Cisco CallManager System Guide, Release 3.1(1)
Administrative Tools Overview

Table Of Contents

Administrative Tools Overview

Bulk Administration Tool (BAT)

Administrative Reporting Tool (ART)

Remote Serviceability for Cisco CallManager

SNMP Instrumentation on the Cisco CallManager Server

System Logging Components

Syslog Collector

Syslog Administrative Interface

CiscoWorks2000 Voice Management Features

Campus Manager

User Tracking

Trace Path Analysis

Resource Manager Essentials

Inventory Control and Reporting

System Logging Management

Syslog Message Filtering


Call Detail Records

Enabling CDR Collection

CDR-Related Service Parameters

Removing CDR Records

CDR Database Access

Where to Find More Information

Administrative Tools Overview

This section provides an overview of the following tools for Cisco CallManager administrators:

Bulk Administration Tool (BAT)

Administrative Reporting Tool (ART)

Remote Serviceability for Cisco CallManager

CiscoWorks2000 Voice Management Features

Call Detail Records

Where to Find More Information

Bulk Administration Tool (BAT)

The Bulk Administration Tool (BAT), a plug-in application to Cisco CallManager, lets you add, update, or delete a large number of phones, users, Cisco VG200 gateways and ports, and Cisco Catalyst 6000 24 Port FXS analog interface modules to the Cisco CallManager database. Where this was previously a manual operation, BAT helps you automate the process and achieve much faster add, update, and delete operations.

BAT is a web-based application that requires Internet Explorer 4.01 Service Pack 2 or later or Netscape 4.5 or later. Cisco CallManager Administration provided the model for the look and feel of BAT.

You can access BAT from Cisco CallManager Administration and vice versa using the Application menu.

For more information on BAT, refer to the Bulk Administration Tool Guide for Cisco CallManager.

Administrative Reporting Tool (ART)

The Administrative Reporting Tool (ART) for Cisco CallManager 1.0(1), a web-based reporting application, generates the following reports that provide information regarding voice quality and generates reports on the gateway performance.

Quality of service

Traffic details

User call details

Billing details

Gateway details

Call Detail Records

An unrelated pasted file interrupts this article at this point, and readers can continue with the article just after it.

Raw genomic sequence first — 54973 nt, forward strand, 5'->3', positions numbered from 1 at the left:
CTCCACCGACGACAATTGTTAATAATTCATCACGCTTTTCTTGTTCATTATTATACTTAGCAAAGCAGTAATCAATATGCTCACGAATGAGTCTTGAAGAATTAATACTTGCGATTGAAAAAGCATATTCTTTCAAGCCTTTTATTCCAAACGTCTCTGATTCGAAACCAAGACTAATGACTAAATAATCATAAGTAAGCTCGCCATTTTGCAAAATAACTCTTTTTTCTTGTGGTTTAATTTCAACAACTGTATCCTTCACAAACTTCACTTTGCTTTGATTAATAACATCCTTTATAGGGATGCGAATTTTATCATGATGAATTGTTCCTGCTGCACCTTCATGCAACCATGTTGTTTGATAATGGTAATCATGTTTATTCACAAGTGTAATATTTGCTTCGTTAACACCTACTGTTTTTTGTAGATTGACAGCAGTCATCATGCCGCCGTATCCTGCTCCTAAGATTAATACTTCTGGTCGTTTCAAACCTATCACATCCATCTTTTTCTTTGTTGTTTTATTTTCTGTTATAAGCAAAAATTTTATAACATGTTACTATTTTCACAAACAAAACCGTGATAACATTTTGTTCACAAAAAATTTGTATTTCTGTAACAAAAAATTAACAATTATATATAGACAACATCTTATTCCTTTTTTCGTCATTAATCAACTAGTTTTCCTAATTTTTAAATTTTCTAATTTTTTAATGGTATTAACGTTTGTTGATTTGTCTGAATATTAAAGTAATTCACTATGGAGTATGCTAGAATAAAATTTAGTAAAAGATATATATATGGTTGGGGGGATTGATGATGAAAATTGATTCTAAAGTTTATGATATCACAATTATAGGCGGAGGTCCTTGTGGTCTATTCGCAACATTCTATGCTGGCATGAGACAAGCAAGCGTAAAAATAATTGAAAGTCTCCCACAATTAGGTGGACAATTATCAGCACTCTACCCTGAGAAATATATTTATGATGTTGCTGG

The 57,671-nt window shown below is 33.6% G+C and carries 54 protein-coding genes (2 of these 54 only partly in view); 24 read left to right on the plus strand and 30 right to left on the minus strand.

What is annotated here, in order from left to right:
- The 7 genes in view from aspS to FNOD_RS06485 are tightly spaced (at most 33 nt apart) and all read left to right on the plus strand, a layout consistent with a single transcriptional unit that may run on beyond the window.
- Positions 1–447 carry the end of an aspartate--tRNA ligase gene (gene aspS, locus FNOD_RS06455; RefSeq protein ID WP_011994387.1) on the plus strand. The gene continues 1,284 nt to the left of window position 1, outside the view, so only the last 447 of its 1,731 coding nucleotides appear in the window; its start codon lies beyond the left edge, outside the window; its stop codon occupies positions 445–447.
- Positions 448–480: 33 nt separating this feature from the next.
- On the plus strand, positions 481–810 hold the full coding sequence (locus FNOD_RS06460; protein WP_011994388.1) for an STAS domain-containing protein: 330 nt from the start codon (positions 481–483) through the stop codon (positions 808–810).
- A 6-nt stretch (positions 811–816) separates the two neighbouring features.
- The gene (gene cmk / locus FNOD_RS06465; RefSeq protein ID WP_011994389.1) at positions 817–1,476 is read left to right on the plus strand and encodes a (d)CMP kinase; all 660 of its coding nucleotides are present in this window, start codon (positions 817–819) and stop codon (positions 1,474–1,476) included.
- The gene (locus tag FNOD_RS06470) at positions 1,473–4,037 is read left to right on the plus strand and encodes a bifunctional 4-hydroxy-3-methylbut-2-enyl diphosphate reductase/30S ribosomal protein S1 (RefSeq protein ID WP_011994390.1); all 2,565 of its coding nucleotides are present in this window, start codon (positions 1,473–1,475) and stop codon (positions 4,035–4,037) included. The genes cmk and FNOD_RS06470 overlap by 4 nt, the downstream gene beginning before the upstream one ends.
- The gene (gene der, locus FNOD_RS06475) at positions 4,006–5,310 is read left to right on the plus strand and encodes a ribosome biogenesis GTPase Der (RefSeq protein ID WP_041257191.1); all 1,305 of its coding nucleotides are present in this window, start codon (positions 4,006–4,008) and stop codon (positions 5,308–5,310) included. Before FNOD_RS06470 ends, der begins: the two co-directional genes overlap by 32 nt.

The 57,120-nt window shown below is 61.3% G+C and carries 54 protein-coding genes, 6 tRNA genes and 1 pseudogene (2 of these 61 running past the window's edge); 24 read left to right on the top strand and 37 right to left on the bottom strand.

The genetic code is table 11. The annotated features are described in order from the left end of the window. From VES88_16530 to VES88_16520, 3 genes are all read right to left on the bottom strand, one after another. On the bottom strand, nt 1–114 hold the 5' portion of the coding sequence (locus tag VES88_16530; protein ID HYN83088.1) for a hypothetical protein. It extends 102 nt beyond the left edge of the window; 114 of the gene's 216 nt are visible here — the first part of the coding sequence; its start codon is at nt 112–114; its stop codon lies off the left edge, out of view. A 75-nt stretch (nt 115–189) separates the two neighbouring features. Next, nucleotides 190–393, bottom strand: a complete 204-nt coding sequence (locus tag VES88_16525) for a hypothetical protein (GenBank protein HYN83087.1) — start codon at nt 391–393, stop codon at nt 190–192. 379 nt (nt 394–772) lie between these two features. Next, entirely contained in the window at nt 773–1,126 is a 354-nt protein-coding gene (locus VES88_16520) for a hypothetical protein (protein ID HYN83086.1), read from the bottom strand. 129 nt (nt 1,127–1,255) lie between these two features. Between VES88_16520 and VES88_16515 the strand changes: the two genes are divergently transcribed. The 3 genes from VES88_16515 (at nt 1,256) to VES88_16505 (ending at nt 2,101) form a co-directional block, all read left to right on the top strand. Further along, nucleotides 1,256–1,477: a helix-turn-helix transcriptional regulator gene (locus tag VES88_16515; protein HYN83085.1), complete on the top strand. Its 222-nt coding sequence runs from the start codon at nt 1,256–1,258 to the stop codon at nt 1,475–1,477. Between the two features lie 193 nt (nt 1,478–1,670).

The Cisco CallManager records information regarding each call in Call Detail Records (CDRs) and Call Management Records (CMRs). CDRs and CMRs serve as the basic information source for ART and are stored in the ART database.

Retrieve the information that is not present in the CDR and CMRs, but is required for various reports, from the Light Weight Directory Access Protocol (LDAP), or the ART administrator must enter the information.

Access to ART is available only through a secured login to the package. The user ID and password for ART access are the same as the user profile set for Cisco CallManager.

Access ART using Internet Explorer 4.01 Service Pack 2 or later, or Netscape 4.5 or later.

To view the reports, ART requires the Adobe Acrobat reader, which you can download and install from the ART main screen.

For more information on ART, refer to the Administrative Reporting Tool Guide for Cisco CallManager.

Remote Serviceability for Cisco CallManager

Network management tools, if properly deployed, can provide the network administrator with a complete view into any enterprise network. With the advent of converged networks, it is imperative to have network management systems enable the following capabilities, at a minimum:

Network discovery and topology maps

Inventory control and configuration management of networked nodes

Report generation, system logging, and analysis of the respective data

Cisco CallManager Remote Serviceability and CiscoWorks2000 provide the above capabilities, as well as other mechanisms, which enable visibility into the health and availability of the Cisco AVVID network. Considerable management features have been added, starting with Cisco CallManager Release 3.0, to permit visibility into the operation and reporting capability of a Cisco AVVID network. Table 35-1 lists the features that have been provided for network management applications to export data and, particularly for CiscoWorks2000, to provide reporting, proactive management, debugging, and other capabilities.

Table 35-1 Remote Serviceability Features for Cisco CallManager 


Simple Network Management Protocol (SNMP) Instrumentation

Two Management Information Bases (MIBs) have been added to Cisco CallManager to permit a network management system to extract appropriate information.

Call Detail Record (CDR) Logging

Call Detail Record is used for accounting, debugging, and path analysis.

Cisco Discovery Protocol (CDP) Support (CDP MIB)

Cisco Discovery Protocol support for Cisco CallManager server advertisement and discovery via a network management system such as CiscoWorks2000. This is the "tell" side of CDP via SNMP enablement.

System Logging Components

Cisco Syslog Collector for message filtering, collection, and repository to a Syslog server.

The following sections describe some of these features in more detail.

SNMP Instrumentation on the Cisco CallManager Server

Simple Network Management Protocol (SNMP) features for Cisco CallManager enable network management applications to retrieve data from the Cisco CallManager server in a standard fashion. The SNMP agent on the Cisco CallManager server is a subagent (extension agent) of the Microsoft Windows 2000 system agent. Therefore, you must enable the SNMP service on the Windows 2000 system for the SNMP instrumentation to function on the Cisco CallManager server.